In addition to distributing monies quickly to avert layoffs and stimulate job creation, a key principle that will guide the use of ARRA funds is improving student achievement through school improvement and reform. The Department is emphasizing improvements in teacher effectiveness and equitable distribution of qualified teachers as well as providing support for the nation's lowest performing schools. Specifically, the legislation identifies developing teacher leaders as coaches and instructional leaders as one possible strategy. Therefore, these funds have the potential to significantly impact the reach and quality of professional learning for all educators. Given the time constraints surrounding this legislation, the funds must be used on one-time investments vs. programs with ongoing commitments. Most importantly, these funds must be applied in ways that demonstrate to the investors --the public -- a significant improvement in teaching and learning in schools.
In consideration of these parameters, NSDC has outlined some strategies that we believe have potential to meet these expectations:
- Prepare more instructional coaches by developing the knowledge and skills necessary to support improved educator practice and student learning.
- Prepare more teacher leaders to advance the NSDC definition of professional development.
- Contract with one or more external consultants to provide one-on-one technical assistance to principals to create new master schedules that enable collaborative teacher teams to engage in professional learning two or more times each week.
- Identify and support demonstration sites to serve as models of excellence in implementing effective professional learning.
- Provide two-years of intensive coaching and instructional leadership support for principals in low-performing schools.
- Provide two-years of intensive technical assistance and support for leadership teams in low-performing schools.
- Conduct a Professional Learning Audit; organize a local task force to critically review and assess the purpose, form, and results from professional development in the school district. Similarly, administer and use the results of NSDC's Standards Assessment Inventory.
- Organize, facilitate, and support volunteer teams of teachers who want to pilot the continuous cycle of improvement described in NSDC's definition of professional development. Contract with one or more external consultants or institutions of higher education to document and assess each team's experience.
Excerpt from this edition-
Providing Quality Professional Development and Career Options
Although there are many professional development opportunities made available for educators, the question remains whether these opportunities are targeted to improve teacher effectiveness. Targeted professional development requires the creation and implementation of a quality teacher evaluation system, as discussed below. The remaining challenge in professional development is to determine what opportunities states should offer and require. If a quality evaluation system is in place, information should be available to guide the offerings based on areas of challenge within the teaching community—either areas of individual challenge or topics from which a larger teaching population can benefit.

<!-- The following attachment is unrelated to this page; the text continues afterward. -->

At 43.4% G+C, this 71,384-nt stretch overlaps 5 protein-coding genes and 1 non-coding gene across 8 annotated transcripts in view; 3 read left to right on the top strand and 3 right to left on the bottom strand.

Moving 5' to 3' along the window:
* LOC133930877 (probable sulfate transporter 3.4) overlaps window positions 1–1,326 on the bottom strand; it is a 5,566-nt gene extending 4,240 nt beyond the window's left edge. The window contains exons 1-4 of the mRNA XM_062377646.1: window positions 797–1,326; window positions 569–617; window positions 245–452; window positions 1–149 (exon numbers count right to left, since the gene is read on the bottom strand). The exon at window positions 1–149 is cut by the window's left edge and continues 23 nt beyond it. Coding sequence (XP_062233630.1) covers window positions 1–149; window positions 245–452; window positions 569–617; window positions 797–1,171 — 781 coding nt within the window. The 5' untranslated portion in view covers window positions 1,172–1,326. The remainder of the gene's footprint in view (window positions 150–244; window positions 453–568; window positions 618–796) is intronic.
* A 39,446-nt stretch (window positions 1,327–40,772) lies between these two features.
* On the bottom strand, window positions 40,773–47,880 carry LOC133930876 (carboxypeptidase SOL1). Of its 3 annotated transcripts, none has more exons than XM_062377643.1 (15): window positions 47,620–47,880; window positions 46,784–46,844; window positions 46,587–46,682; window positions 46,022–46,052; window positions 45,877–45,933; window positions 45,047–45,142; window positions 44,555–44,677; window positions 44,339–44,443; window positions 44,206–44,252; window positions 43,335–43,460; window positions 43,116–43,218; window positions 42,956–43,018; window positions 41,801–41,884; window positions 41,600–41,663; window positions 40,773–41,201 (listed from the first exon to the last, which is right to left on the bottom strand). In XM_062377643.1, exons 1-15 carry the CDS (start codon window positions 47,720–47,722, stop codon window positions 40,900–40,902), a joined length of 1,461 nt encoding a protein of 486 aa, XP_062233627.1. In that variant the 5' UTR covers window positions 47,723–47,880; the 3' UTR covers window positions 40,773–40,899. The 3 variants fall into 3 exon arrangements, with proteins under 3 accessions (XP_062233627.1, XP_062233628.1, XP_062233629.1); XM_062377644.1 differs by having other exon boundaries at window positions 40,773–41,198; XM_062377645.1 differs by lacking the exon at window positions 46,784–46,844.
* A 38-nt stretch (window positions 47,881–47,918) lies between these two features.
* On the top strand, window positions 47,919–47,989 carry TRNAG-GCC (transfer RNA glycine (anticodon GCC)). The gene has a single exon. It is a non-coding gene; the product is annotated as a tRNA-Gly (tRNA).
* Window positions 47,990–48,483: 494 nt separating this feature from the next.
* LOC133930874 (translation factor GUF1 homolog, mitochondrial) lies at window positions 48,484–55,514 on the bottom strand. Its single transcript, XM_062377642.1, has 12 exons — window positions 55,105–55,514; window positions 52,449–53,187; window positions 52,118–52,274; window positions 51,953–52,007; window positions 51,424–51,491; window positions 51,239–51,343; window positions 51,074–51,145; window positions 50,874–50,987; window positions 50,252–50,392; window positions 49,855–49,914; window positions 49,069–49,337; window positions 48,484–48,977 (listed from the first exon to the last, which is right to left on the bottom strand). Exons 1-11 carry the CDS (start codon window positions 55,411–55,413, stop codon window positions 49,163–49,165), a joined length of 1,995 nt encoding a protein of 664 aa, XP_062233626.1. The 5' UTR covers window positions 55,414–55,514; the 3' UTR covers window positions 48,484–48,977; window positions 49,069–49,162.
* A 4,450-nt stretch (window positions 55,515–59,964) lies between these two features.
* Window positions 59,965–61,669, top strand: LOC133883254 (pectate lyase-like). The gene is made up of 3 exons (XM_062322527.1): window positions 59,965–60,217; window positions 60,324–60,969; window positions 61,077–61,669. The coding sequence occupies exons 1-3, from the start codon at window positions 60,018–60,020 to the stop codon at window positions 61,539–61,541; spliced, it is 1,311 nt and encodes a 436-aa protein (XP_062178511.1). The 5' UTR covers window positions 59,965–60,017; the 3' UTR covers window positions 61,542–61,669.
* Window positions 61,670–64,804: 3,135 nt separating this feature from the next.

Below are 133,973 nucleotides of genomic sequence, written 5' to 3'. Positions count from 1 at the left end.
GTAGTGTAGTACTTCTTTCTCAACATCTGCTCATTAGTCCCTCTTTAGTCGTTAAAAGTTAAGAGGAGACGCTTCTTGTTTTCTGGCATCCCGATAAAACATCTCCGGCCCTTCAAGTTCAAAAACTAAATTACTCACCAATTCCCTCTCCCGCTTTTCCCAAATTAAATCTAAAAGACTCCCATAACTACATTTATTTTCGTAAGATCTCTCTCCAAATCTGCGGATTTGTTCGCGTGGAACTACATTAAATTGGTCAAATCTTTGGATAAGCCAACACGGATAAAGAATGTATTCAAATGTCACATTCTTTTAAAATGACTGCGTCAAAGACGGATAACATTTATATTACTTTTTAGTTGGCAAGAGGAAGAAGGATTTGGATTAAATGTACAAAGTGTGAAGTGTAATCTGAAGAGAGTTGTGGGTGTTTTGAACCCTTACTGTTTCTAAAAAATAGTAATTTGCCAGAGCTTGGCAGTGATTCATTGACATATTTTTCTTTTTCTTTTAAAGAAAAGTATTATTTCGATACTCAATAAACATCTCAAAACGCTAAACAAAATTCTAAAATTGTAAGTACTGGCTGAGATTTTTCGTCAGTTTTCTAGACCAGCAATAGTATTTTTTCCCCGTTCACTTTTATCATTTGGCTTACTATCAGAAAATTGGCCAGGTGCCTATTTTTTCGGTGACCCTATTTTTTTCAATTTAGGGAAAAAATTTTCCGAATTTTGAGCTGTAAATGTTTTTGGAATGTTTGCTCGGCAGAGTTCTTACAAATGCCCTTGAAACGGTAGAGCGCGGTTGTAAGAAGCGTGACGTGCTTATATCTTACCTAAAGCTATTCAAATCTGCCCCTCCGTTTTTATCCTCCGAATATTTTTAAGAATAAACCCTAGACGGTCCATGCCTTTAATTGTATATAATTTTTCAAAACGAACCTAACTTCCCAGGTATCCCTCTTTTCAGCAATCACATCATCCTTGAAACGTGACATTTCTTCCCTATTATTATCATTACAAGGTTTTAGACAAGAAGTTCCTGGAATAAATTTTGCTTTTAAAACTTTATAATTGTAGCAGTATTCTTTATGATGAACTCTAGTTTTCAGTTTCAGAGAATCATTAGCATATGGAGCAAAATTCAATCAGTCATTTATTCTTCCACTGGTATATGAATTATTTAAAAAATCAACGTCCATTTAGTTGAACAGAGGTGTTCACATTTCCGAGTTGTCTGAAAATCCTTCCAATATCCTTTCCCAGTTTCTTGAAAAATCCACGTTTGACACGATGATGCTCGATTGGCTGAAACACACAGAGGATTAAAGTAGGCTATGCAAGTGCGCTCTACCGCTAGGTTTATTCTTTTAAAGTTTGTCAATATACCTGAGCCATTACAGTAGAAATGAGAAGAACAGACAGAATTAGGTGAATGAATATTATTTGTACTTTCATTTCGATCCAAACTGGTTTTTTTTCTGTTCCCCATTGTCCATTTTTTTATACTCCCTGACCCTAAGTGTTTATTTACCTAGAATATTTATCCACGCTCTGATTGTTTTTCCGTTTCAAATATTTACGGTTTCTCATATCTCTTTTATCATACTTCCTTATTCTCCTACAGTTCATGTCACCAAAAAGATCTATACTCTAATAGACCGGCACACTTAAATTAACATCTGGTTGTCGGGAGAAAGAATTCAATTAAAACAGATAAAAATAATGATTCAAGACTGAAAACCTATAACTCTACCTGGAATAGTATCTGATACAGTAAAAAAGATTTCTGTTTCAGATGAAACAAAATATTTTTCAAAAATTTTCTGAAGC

Examples of professional development focused on individual challenges include the following:
•Training and support to strengthen content knowledge
•Training in pedagogical techniques
Examples of professional development beneficial to a larger teaching population include the following:
•Research or technological advances or brain research advances that could affect teaching and learning
•Information or training specific to the context in which educators are functioning—large populations of English language learners or schools with a large population of culture/ethnic diversity.
Consistent findings enumerate the characteristics of quality professional development. When analyzing their professional development offerings, states should ensure that they embody these characteristics:
•Intensive and ongoing
•Linked to school vision and mission
Too often career options for teachers mean that advancement in their careers takes them out of the classroom. School districts and states should implement career opportunities that provide roles and opportunities for expert teachers that allow them to share their experience, knowledge, and skills to benefit the school and classrooms.
These types of roles could include the following:
•Creating teacher leadership opportunities in which teachers have a voice in policy and practice
•Utilizing excellent teachers as mentors
Creating Learning Communities
Numerous content- and pedagogy-related professional development offerings already exist in states. Increasingly, however, the creation of learning communities or communities of practice is identified as a positive professional development experience for teachers. States should work to analyze the policies and requirements in place for professional development and the processes by which they determine what professional development to offer and whether it has the characteristics listed above. In addition, states should consider whether they are too narrowly defining professional development in a manner that precludes the creation and support of learning communities and other collaborative learning opportunities for teachers.
Powerful Learning Practice Meets the Mark
The work Will and I are doing through Powerful Learning Practice meets most of these requirements. If you are looking for a strategic way to spend your PD dollars this may be a way to do that not only meets the NSDC's criteria for best practice but is grounded in Teacher Quality research and results in transformational change.